In a comprehensive and inspirational speech Prime Minister Theresa May has sketched a framework for Brexit goals and future of the UK-EU relations. In a way she picked up a glove of those sceptics, including recently quit ambassador to EU Ivan Rogers, who were hinting the government had no plans, no clarity, and even suggested that it will take a decade to Brexit due to ‘mission impossible’.
However now there are concepts both for the post-Brexit UK surfing in the global world and relations with the EU as ‘strategic partner’, but no attempts to get anything close to membership. No Single Market, but an ambitious free trade agreement with the EU, and customs deal, ‘keeping open mind’. Indeed, no sense to start everything from a scratch.
Although May used as a refrain the suggestion of partnership with the EU in many areas, she made it clear-cut, that no deal is better than a bad deal, which should go for endorsement by the UK Parliament in case of achievening a result.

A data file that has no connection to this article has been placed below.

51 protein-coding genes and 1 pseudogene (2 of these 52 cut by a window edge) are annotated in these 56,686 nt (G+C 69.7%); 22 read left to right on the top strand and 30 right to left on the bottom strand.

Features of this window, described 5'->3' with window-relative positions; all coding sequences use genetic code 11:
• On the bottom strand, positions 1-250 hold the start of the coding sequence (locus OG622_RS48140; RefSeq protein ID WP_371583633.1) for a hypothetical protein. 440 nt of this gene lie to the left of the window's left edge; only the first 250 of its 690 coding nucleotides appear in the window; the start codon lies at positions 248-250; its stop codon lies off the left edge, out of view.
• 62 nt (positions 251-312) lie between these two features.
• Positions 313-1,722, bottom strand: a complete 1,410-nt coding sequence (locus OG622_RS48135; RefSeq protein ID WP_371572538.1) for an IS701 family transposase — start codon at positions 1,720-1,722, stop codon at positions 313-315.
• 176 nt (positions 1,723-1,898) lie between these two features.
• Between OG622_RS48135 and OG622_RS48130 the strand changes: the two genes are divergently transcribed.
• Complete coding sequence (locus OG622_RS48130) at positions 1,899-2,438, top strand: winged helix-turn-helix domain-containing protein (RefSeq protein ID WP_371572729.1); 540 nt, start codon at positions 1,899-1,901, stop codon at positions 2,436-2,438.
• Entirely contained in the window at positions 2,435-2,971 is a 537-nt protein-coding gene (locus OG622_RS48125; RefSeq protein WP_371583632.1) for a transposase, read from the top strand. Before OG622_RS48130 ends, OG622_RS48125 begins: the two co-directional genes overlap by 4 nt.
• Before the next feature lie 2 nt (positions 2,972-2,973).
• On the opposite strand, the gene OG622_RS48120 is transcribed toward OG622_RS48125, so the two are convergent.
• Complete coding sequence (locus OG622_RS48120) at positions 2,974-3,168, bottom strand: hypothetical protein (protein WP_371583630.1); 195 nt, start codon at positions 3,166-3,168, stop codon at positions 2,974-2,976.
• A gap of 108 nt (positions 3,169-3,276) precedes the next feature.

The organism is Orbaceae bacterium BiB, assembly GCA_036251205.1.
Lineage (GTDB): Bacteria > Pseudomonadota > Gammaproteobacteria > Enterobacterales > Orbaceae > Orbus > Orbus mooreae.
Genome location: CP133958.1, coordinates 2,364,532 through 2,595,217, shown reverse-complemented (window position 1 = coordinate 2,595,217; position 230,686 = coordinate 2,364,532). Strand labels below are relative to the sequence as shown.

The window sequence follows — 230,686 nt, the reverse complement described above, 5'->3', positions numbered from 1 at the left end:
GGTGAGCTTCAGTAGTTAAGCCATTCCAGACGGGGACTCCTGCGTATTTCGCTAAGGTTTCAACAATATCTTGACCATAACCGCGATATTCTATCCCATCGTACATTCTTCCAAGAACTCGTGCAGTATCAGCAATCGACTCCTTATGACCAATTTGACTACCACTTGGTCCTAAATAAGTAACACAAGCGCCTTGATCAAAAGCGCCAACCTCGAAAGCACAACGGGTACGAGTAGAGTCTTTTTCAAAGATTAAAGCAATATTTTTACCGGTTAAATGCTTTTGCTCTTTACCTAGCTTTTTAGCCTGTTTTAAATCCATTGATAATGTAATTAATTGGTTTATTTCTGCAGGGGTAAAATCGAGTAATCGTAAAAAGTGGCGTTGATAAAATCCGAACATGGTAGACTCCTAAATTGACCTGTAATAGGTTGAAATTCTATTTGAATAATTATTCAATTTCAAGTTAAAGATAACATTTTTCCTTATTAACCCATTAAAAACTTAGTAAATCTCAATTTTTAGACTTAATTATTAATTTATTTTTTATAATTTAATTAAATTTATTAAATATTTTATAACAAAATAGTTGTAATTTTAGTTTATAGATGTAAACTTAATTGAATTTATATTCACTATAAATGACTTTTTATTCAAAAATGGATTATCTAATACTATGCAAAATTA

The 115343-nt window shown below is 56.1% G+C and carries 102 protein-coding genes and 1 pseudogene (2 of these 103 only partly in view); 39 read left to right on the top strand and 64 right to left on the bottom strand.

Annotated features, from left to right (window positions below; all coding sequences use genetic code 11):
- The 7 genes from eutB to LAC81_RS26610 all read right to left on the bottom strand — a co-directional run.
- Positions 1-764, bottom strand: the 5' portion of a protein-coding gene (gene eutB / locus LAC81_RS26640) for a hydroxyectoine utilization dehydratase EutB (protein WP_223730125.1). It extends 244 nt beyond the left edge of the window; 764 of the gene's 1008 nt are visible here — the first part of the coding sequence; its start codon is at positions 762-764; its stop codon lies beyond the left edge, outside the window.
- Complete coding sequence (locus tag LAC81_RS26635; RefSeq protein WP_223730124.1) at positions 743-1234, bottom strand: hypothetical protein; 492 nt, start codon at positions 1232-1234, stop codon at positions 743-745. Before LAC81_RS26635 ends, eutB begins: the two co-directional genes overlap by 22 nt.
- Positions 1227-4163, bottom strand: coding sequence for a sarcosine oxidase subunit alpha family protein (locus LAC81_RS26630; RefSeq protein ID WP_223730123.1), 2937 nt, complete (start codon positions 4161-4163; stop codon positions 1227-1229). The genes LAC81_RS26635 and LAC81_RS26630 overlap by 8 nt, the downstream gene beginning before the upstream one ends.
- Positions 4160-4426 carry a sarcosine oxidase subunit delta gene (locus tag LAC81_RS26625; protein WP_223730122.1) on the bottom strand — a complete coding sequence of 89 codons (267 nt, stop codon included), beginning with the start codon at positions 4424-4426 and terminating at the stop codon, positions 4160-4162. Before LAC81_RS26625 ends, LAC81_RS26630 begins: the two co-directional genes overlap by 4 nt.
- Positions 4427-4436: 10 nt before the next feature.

For the EU institutions this means an additional bitter pill to swallow, because the UK departure without ‘a deal’ means not only leaving mandarins with a considerable hole in the pockets depriving of handsome British contribution to the EU budget, but a heavvy loss of workplaces related to trade and services, adding steam to Euro scepticism, already blaming EU austerity politics for sluggish economic growth.
The ‘hard’ #Brexit is on the cards, and ‘no deal’ is a real perspective in case British negotiators will be confronted with dogmatism which became a visit card of Juncher’s Commission, prescribing ‘more Europe’ as a universal remedy for all kind of problems to occur.
However it is an image of the UK ‘global’ which is the most catchy for many who aspire liberation from the EU ‘directives’ and ‘regulations’, ‘more Europe’ and ‘4freedoms’, which became inseparable like 10 commandments of Christ, without being so highly contribution to public mores, observing new realities of workers from different European member states receiving different salaries for the same job. Times of sweeping changes are coming. Who is the next caught in the UK whirlwind of ‘global surging’?
Anna van Densky, OPINION, 17/01/2017, Brussels